Sunday Dinner: The Family Tradition We Need To Bring Back


Many people remember Sunday dinners as a big thing when they were kids. Everyone in the family just knew that the end of the weekend should be planned for a long-standing date with the family members, including grandparents. That time was reserved to hang around the house and see the relatives. 

According to Dr. Vanessa Lapointe, a registered psychologist and parenting expert “The family that eats together thrives together.” She also explains that the time during meals has historically been a time of family togetherness, which is extremely important if there are multiple generations. She added that diversity in terms of ages and interests are just so good for kids.

A famous writer Ronnie Koenig explains that her childhood was influenced significantly by having her grandparents within a short driving distance and her aunt, uncle, and cousin within walking distance. Unfortunately, it’s not the case now for her children, because the family visits are now practiced unless it’s someone’s birthday, holiday or another special occasion that necessitates a visit.

After losing her dad a few years ago, she began to realize that these moments together aren’t guaranteed, and started to think about how to connect her family better and not just in a catch-up-every-once-in-a-while way. Her plan was without telling anyone, to start a Sunday night dinner tradition.

What’s for dinner doesn’t matter

It was not important what would be prepared for dinner, the ability to make a communal environment was more important.

All her family members have busy schedules — work to do, shopping to run, kids to shuttle around — but everyone can save a few hours on Sunday evening, and take a break from it all. The best part of those dinners is the gathering around the table together.

The Family Dinner Project was founded by Anne Fishel, Ph.D., a family therapist, in order to encourage families to connect over mealtime. She tells that there are numerous benefits of families eating together, including:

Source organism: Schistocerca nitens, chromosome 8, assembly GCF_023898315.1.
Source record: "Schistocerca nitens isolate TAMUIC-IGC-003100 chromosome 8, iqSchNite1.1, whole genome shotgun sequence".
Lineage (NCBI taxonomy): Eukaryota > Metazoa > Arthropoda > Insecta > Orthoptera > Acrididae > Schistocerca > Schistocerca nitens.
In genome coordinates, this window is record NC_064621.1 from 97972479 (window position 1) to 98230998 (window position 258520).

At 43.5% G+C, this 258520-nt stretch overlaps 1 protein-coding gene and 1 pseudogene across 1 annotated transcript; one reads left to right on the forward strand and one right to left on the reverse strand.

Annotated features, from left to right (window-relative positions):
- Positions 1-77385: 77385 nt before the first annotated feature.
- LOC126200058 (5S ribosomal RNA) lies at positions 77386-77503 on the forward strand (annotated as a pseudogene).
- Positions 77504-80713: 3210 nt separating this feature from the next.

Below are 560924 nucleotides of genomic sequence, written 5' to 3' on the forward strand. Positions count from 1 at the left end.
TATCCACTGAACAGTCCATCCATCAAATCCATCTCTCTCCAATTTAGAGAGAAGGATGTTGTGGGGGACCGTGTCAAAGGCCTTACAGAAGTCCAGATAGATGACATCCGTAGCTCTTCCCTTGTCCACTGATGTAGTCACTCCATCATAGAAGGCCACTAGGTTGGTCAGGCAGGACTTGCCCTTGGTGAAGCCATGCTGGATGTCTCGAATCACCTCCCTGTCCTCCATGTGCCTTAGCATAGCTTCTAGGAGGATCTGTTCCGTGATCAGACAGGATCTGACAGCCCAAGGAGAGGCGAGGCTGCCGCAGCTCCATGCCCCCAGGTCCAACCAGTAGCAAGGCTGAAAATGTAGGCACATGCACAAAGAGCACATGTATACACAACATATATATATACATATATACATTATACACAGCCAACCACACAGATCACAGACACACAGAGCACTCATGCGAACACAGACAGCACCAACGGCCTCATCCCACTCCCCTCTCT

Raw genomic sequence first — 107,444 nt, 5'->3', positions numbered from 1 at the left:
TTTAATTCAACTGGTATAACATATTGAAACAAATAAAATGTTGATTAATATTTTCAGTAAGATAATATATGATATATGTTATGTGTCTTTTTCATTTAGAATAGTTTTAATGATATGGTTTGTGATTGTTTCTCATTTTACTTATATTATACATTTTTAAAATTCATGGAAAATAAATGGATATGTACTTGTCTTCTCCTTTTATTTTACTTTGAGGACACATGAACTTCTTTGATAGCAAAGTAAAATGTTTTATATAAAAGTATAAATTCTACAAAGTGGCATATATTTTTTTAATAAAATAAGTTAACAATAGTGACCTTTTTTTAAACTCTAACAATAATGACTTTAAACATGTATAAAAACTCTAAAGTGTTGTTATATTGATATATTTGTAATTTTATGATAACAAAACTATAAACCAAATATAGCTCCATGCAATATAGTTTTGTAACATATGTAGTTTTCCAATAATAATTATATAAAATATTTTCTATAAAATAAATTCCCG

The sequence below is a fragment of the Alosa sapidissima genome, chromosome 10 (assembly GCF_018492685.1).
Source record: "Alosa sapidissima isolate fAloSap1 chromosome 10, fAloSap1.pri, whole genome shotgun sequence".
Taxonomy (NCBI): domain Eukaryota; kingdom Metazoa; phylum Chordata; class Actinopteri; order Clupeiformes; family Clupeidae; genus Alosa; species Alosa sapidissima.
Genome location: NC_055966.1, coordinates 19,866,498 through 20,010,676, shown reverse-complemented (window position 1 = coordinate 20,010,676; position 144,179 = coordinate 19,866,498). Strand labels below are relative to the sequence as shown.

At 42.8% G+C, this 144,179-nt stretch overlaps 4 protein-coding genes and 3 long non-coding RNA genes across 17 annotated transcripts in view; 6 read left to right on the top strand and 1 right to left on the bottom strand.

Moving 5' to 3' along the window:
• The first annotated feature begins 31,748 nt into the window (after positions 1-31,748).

• The cognitive ones – young kids having bigger vocabularies and older kids doing better in school
  • The physical ones – better cardiovascular health, eating more vegetables and fruits, and lower obesity rates
  • Psychological ones – lower rates of depression, anxiety, eating disorders, substance abuse and fewer behavioral problems in school

These benefits are due to the atmosphere at the table, not because of the food eaten. However, if there is conflict, stony silence or an intoxicated parent, then these benefits do not occur. It’s crucial that the atmosphere at the table should be warm and inviting, provides the possibility for kids to talk and they know that someone is listening.

Fishel emphasizes that even though this family dinner tradition needs a little effort, but it’s not impossible and is worthy to be practiced. The biggest effort is to overcome the driving distance by taking turns whose house the family members go to. 

According to the studies, older adults thrive and actually live longer when they have consistent social interactions. However, it is important for the kids, as the real-life facetime provides an invaluable connection to the people in the world. Also, everyone is happy as that is an opportunity to see family that gives him/her footing.

How to institute a Sunday dinner tradition

If the idea of Sunday dinner doesn’t sound you really there are ways to make it workable and the benefits you’ll reap will be worth the effort.

–           Remember not only the close family members can be a part of this tradition.

Because not everyone has relatives nearby. You can also count on your friends because they can be your extended family.

–           “Sunday dinner” shouldn’t be exactly on Sunday.

You can pick whatever day or time which is more appropriate for you, and it is just good to know that there are at least sixteen opportunities a week to eat together – seven breakfasts, seven dinners, and two-weekend lunches. Also, some people use intentional snack in the evening when everyone takes a break from computer or homework, and that is a good opportunity to connect over food, conversation, and fun. You may call this tradition in different ways (Taco Tuesday, Saturday breakfast, or something else). The most important thing is to be together.

–           Keep things casual.

You shouldn’t complicate those events, keep them casual. When it comes to food all possibilities are welcomed, as well as new recipes, but keep in mind to be easy and not stressful. Involving everybody in planning and cooking should be practiced, too. 

–           Collect all electronic devices.

This time can be managed without the electronic devices for a couple of hours one day of the week.

–           Plan ahead.

Even though everyone is aware of the numerous benefits of the family dinner, but waiting for it to happen on its own is almost impossible. They should be scheduled with the family, like other important appointments.

This commitment to dinner, whether it’s ones or more times a week, makes it intentional and a shared priority. By putting a note on your calendar for those events and sharing them with others, you’ll acknowledge everyone to plan it.  Those who are dining with friends can rotate a different friend’s house each week. Don’t stop if someone can’t make it, but keep it going until it becomes a routine.


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